Lori now feels confident that she can start her training program, and get ready for next spring's show season. She and Baxter can enjoy time together, and Lori can still feel comfortable that she will have additional resources to supplement her income in later years.

 

Federal laws and Social Security rules are subject to change at any time. For more details, go to www.ssa.gov.

Investors should carefully consider a variable annuity's risks, charges, limitations, and expenses, as well as the risks, charges, expenses, and investment goals of the underlying investment options. This and other information about Pacific Life are provided in the product and underlying fund prospectuses. These prospectuses should be read carefully before investing.

Guarantees are subject to the claims-paying ability and financial strength of the issuing insurance company.

Optional riders are available for an additional cost. Product features and availability may vary by state and firm.

In order for the contract to be eligible as a QLAC, certain requirements under Treasury Regulations must be met, including limits on the total amount of purchase payments that can be made to the contract. Compliance with the QLAC purchase payments limit is the owner’s responsibility, and failure to adhere may result in the contract no longer being considered a QLAC, and would subject the value of the QLAC to required minimum distribution requirements that may not be accessible through the contract. In addition, there are restrictions on annuity payout options that can be elected under a QLAC contract, and the commutation, payment acceleration, and inflation protection features are not available. Changes to marital status may require a change to the annuity payout option and/or payments in order to maintain the QLAC status.

Annuity withdrawals and other distributions of taxable amounts, including death benefit payouts, will be subject to ordinary income tax. For nonqualified contracts, an additional 3.8% federal tax may apply on net investment income. If withdrawals and other distributions are taken prior to age 59½, an additional 10% federal tax may apply. A withdrawal charge and a market value adjustment (MVA) also may apply. Withdrawals will reduce the contract value and the value of the death benefit benefits, and also may reduce the value of any optional benefits.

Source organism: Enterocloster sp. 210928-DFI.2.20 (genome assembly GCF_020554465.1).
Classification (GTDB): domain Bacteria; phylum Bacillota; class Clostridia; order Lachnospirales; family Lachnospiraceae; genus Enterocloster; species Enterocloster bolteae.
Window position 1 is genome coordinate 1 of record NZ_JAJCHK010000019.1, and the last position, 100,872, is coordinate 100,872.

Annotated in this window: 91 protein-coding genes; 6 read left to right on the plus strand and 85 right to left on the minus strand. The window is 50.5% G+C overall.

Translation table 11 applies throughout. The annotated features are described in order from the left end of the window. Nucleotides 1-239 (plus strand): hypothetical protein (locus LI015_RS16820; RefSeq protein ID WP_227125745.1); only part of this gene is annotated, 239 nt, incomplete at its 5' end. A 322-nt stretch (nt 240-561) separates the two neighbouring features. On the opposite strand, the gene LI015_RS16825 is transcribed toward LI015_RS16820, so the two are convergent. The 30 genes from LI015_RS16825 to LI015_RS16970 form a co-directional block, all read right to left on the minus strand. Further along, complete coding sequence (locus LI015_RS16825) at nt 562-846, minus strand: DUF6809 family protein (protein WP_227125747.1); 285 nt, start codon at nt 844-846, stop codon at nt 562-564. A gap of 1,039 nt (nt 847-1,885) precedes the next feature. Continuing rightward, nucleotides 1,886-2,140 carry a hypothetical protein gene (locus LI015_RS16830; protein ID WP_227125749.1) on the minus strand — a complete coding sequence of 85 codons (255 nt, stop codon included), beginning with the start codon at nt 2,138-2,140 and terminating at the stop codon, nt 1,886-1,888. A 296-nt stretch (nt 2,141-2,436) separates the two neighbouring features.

Picture of Pacific Life Annuities

Pacific Life offers a broad and diversified range of products and solutions designed to help individuals and families achieve asset growth, sustainable retirement income, and long-term financial independence. We also help businesses manage and fulfill their long-term retirement plan commitments to employees.

Pacific Life, its distributors, and respective representatives do not provide tax, accounting, or legal advice. Any taxpayer should seek advice based on the taxpayer's particular circumstances from an independent tax advisor or attorney.

Pacific Life is a product provider. It is not a fiduciary and therefore does not give advice or make recommendations regarding insurance or investment products.

Pacific Life refers to Pacific Life Insurance Company and its affiliates, including Pacific Life & Annuity Company. Insurance products are issued by Pacific Life Insurance Company in all states except New York and in New York by Pacific Life & Annuity Company. Product availability and features may vary by state. Each insurance company is solely responsible for the financial obligations accruing under the products it issues. 

Variable insurance products are distributed by Pacific Select Distributors, LLC (member FINRA & SIPC), a subsidiary of Pacific Life Insurance Company (Newport Beach, CA) and an affiliate of Pacific Life & Annuity Company. Variable and fixed annuity products are available through licensed third parties.

No bank guarantee • Not a deposit • Not FDIC/NCUA insured • May lose value • Not insured by any federal government agency